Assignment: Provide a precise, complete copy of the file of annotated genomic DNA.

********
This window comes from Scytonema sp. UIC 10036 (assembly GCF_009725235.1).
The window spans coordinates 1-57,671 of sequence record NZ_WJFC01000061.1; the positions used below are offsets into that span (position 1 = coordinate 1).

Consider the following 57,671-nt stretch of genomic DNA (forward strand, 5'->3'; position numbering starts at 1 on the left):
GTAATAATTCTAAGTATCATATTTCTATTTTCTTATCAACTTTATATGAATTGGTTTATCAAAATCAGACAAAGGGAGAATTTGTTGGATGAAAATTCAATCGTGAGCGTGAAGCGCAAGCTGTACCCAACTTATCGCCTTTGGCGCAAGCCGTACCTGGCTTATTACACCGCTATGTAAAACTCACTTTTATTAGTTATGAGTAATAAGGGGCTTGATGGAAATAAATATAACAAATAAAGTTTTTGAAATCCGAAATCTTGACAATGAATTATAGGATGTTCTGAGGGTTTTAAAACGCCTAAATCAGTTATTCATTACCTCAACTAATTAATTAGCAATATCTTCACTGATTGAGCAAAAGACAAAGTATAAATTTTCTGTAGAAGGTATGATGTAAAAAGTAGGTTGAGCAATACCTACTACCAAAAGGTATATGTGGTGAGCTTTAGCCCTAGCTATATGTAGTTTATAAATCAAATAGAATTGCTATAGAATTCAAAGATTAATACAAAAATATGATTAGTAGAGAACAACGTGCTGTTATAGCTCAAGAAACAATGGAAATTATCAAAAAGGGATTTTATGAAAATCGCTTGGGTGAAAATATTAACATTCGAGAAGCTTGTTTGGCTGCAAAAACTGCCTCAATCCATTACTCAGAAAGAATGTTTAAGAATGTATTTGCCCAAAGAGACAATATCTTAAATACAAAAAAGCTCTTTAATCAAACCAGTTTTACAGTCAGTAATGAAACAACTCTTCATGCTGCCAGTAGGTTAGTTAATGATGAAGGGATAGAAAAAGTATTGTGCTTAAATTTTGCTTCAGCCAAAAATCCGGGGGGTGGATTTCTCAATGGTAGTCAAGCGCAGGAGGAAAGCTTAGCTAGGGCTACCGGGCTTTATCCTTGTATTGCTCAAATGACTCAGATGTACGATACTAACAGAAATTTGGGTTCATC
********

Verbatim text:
This window comes from Scytonema sp. UIC 10036 (assembly GCF_009725235.1).
The window spans coordinates 1-57,671 of sequence record NZ_WJFC01000061.1; the positions used below are offsets into that span (position 1 = coordinate 1).

Consider the following 57,671-nt stretch of genomic DNA (forward strand, 5'->3'; position numbering starts at 1 on the left):
GTAATAATTCTAAGTATCATATTTCTATTTTCTTATCAACTTTATATGAATTGGTTTATCAAAATCAGACAAAGGGAGAATTTGTTGGATGAAAATTCAATCGTGAGCGTGAAGCGCAAGCTGTACCCAACTTATCGCCTTTGGCGCAAGCCGTACCTGGCTTATTACACCGCTATGTAAAACTCACTTTTATTAGTTATGAGTAATAAGGGGCTTGATGGAAATAAATATAACAAATAAAGTTTTTGAAATCCGAAATCTTGACAATGAATTATAGGATGTTCTGAGGGTTTTAAAACGCCTAAATCAGTTATTCATTACCTCAACTAATTAATTAGCAATATCTTCACTGATTGAGCAAAAGACAAAGTATAAATTTTCTGTAGAAGGTATGATGTAAAAAGTAGGTTGAGCAATACCTACTACCAAAAGGTATATGTGGTGAGCTTTAGCCCTAGCTATATGTAGTTTATAAATCAAATAGAATTGCTATAGAATTCAAAGATTAATACAAAAATATGATTAGTAGAGAACAACGTGCTGTTATAGCTCAAGAAACAATGGAAATTATCAAAAAGGGATTTTATGAAAATCGCTTGGGTGAAAATATTAACATTCGAGAAGCTTGTTTGGCTGCAAAAACTGCCTCAATCCATTACTCAGAAAGAATGTTTAAGAATGTATTTGCCCAAAGAGACAATATCTTAAATACAAAAAAGCTCTTTAATCAAACCAGTTTTACAGTCAGTAATGAAACAACTCTTCATGCTGCCAGTAGGTTAGTTAATGATGAAGGGATAGAAAAAGTATTGTGCTTAAATTTTGCTTCAGCCAAAAATCCGGGGGGTGGATTTCTCAATGGTAGTCAAGCGCAGGAGGAAAGCTTAGCTAGGGCTACCGGGCTTTATCCTTGTATTGCTCAAATGACTCAGATGTACGATACTAACAGAAATTTGGGTTCATC